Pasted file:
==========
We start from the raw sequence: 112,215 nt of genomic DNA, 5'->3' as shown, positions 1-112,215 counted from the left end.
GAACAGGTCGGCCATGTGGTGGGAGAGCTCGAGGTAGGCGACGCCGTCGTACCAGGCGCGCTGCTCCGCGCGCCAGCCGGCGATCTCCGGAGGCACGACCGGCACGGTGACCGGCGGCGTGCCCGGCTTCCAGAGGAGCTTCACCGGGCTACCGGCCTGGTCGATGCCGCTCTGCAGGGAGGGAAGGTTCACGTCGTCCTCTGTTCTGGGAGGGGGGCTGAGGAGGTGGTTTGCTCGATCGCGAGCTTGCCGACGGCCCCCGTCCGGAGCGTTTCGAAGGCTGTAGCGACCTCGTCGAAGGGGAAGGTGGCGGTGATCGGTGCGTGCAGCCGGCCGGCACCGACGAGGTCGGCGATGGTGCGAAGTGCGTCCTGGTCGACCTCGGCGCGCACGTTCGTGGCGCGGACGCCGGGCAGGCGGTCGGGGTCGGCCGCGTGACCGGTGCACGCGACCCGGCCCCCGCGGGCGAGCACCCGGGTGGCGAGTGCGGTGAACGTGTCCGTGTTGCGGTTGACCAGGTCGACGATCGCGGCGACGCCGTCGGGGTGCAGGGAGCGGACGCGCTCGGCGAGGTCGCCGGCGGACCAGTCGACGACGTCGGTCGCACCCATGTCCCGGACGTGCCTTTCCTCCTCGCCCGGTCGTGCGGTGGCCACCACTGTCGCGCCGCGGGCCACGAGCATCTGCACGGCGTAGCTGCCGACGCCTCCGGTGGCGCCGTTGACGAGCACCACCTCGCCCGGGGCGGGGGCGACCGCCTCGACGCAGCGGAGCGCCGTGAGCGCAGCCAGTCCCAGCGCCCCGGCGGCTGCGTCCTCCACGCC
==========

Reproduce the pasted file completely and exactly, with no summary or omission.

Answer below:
We start from the raw sequence: 112,215 nt of genomic DNA, 5'->3' as shown, positions 1-112,215 counted from the left end.
GAACAGGTCGGCCATGTGGTGGGAGAGCTCGAGGTAGGCGACGCCGTCGTACCAGGCGCGCTGCTCCGCGCGCCAGCCGGCGATCTCCGGAGGCACGACCGGCACGGTGACCGGCGGCGTGCCCGGCTTCCAGAGGAGCTTCACCGGGCTACCGGCCTGGTCGATGCCGCTCTGCAGGGAGGGAAGGTTCACGTCGTCCTCTGTTCTGGGAGGGGGGCTGAGGAGGTGGTTTGCTCGATCGCGAGCTTGCCGACGGCCCCCGTCCGGAGCGTTTCGAAGGCTGTAGCGACCTCGTCGAAGGGGAAGGTGGCGGTGATCGGTGCGTGCAGCCGGCCGGCACCGACGAGGTCGGCGATGGTGCGAAGTGCGTCCTGGTCGACCTCGGCGCGCACGTTCGTGGCGCGGACGCCGGGCAGGCGGTCGGGGTCGGCCGCGTGACCGGTGCACGCGACCCGGCCCCCGCGGGCGAGCACCCGGGTGGCGAGTGCGGTGAACGTGTCCGTGTTGCGGTTGACCAGGTCGACGATCGCGGCGACGCCGTCGGGGTGCAGGGAGCGGACGCGCTCGGCGAGGTCGCCGGCGGACCAGTCGACGACGTCGGTCGCACCCATGTCCCGGACGTGCCTTTCCTCCTCGCCCGGTCGTGCGGTGGCCACCACTGTCGCGCCGCGGGCCACGAGCATCTGCACGGCGTAGCTGCCGACGCCTCCGGTGGCGCCGTTGACGAGCACCACCTCGCCCGGGGCGGGGGCGACCGCCTCGACGCAGCGGAGCGCCGTGAGCGCAGCCAGTCCCAGCGCCCCGGCGGCTGCGTCCTCCACGCC